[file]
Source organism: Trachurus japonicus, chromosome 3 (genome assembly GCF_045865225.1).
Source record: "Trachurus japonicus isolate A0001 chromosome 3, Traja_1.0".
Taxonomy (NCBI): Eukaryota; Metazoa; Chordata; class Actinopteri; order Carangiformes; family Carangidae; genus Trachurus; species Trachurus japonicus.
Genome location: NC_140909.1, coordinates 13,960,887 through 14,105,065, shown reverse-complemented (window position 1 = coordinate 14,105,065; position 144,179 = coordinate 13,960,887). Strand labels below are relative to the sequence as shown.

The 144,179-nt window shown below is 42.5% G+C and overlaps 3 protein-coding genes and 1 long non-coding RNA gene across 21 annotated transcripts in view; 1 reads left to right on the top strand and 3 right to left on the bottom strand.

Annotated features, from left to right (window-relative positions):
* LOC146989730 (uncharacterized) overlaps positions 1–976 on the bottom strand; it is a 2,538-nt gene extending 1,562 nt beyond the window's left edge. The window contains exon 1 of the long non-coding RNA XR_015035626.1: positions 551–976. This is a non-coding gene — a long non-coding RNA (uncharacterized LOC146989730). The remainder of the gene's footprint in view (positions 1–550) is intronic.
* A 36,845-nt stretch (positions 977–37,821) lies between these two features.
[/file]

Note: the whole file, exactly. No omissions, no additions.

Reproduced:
Source organism: Trachurus japonicus, chromosome 3 (genome assembly GCF_045865225.1).
Source record: "Trachurus japonicus isolate A0001 chromosome 3, Traja_1.0".
Taxonomy (NCBI): Eukaryota; Metazoa; Chordata; class Actinopteri; order Carangiformes; family Carangidae; genus Trachurus; species Trachurus japonicus.
Genome location: NC_140909.1, coordinates 13,960,887 through 14,105,065, shown reverse-complemented (window position 1 = coordinate 14,105,065; position 144,179 = coordinate 13,960,887). Strand labels below are relative to the sequence as shown.

The 144,179-nt window shown below is 42.5% G+C and overlaps 3 protein-coding genes and 1 long non-coding RNA gene across 21 annotated transcripts in view; 1 reads left to right on the top strand and 3 right to left on the bottom strand.

Annotated features, from left to right (window-relative positions):
* LOC146989730 (uncharacterized) overlaps positions 1–976 on the bottom strand; it is a 2,538-nt gene extending 1,562 nt beyond the window's left edge. The window contains exon 1 of the long non-coding RNA XR_015035626.1: positions 551–976. This is a non-coding gene — a long non-coding RNA (uncharacterized LOC146989730). The remainder of the gene's footprint in view (positions 1–550) is intronic.
* A 36,845-nt stretch (positions 977–37,821) lies between these two features.